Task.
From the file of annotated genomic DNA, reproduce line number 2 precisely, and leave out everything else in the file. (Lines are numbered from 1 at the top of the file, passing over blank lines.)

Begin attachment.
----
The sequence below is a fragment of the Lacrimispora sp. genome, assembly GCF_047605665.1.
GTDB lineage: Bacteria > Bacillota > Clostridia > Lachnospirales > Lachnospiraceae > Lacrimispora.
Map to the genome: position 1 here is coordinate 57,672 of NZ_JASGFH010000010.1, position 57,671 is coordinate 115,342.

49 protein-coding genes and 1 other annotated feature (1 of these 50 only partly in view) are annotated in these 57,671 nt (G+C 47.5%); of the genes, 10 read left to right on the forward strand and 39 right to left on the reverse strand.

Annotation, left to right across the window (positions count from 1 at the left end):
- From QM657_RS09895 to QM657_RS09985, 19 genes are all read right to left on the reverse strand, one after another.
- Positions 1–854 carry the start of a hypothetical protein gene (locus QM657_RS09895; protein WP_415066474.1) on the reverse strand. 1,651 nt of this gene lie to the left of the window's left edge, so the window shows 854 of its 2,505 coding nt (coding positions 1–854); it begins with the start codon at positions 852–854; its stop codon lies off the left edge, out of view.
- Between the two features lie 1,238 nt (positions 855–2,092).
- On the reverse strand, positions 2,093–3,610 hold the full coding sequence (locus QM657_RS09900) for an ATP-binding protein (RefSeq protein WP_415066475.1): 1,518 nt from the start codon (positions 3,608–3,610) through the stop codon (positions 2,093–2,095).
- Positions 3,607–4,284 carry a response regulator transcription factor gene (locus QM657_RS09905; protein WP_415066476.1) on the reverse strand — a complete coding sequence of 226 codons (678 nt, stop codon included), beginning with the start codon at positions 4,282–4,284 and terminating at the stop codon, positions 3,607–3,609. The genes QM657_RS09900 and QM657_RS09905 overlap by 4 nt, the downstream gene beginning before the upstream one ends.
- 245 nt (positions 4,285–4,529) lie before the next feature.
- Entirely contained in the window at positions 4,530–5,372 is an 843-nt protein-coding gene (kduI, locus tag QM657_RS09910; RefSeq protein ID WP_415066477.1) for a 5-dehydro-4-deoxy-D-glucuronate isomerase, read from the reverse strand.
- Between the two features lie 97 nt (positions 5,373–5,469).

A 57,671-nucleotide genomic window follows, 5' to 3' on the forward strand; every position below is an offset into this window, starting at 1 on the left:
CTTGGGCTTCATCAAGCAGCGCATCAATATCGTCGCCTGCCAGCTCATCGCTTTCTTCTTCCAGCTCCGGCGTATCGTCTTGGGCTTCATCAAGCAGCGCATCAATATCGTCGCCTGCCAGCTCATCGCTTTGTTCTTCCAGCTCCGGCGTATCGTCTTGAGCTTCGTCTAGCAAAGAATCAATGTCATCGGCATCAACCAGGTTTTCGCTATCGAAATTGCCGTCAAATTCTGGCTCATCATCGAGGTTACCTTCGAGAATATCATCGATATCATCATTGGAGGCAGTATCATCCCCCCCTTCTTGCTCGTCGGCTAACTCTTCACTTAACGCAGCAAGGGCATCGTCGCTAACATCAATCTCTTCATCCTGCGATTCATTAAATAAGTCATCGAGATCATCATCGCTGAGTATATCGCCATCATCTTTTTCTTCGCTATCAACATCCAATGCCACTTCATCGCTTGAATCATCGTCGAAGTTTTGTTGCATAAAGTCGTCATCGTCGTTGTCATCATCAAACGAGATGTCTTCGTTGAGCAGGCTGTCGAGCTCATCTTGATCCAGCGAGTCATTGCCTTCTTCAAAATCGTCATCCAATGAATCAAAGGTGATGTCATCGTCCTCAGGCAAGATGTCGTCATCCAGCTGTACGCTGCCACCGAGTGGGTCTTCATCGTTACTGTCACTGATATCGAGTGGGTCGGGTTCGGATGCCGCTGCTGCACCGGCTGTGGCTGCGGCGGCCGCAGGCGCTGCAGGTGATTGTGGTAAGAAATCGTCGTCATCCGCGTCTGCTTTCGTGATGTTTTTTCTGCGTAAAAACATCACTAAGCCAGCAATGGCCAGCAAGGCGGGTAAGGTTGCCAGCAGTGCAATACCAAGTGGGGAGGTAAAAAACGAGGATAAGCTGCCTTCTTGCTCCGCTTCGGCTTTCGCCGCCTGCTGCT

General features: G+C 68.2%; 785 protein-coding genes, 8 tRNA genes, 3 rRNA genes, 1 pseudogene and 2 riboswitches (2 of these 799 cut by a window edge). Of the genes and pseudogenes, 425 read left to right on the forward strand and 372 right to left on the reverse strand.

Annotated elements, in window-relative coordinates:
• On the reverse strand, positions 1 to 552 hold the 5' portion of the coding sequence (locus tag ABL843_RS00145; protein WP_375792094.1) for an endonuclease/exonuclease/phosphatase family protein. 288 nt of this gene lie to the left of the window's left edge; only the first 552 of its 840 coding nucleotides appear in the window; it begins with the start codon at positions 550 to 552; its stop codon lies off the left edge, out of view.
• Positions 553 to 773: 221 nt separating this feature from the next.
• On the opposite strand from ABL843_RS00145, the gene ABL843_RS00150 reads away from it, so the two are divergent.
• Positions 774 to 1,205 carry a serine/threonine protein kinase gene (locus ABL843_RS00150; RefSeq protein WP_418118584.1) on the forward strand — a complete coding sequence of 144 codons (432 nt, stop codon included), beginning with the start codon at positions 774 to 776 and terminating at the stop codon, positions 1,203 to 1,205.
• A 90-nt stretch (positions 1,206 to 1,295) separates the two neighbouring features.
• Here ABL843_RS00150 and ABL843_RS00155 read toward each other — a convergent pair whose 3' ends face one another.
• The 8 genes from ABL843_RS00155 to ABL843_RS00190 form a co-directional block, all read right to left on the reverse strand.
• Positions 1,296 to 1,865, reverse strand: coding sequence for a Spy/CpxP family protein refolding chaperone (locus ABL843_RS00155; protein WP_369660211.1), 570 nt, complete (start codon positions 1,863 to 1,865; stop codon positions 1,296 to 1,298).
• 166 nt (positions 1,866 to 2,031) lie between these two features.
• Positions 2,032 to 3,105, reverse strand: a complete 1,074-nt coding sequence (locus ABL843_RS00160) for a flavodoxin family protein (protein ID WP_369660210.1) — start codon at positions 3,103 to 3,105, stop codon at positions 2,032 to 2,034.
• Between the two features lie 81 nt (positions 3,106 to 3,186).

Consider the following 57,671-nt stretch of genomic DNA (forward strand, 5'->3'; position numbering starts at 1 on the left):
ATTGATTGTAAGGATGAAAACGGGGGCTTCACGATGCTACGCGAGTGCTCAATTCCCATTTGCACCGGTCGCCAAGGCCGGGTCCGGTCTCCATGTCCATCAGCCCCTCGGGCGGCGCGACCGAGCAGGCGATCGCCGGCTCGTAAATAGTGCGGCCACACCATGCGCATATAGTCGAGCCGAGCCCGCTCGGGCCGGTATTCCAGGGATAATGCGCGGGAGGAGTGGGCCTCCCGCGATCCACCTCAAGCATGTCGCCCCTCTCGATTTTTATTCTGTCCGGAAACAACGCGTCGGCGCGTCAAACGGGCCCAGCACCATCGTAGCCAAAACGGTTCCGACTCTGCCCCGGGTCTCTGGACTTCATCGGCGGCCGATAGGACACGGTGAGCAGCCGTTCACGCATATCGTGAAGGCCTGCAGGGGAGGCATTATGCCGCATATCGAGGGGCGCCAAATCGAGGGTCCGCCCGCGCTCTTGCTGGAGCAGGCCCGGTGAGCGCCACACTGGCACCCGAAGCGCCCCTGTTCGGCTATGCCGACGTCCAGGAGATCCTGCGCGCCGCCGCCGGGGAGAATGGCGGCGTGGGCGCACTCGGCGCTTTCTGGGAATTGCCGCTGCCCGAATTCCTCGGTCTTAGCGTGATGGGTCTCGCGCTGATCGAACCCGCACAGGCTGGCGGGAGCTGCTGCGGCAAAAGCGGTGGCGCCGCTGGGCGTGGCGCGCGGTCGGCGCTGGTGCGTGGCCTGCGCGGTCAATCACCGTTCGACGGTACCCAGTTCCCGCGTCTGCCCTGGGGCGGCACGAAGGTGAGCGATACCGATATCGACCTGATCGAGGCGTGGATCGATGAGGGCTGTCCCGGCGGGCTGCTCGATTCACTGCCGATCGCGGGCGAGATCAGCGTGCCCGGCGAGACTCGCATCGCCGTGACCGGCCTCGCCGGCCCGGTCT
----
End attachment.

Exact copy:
GTDB lineage: Bacteria > Bacillota > Clostridia > Lachnospirales > Lachnospiraceae > Lacrimispora.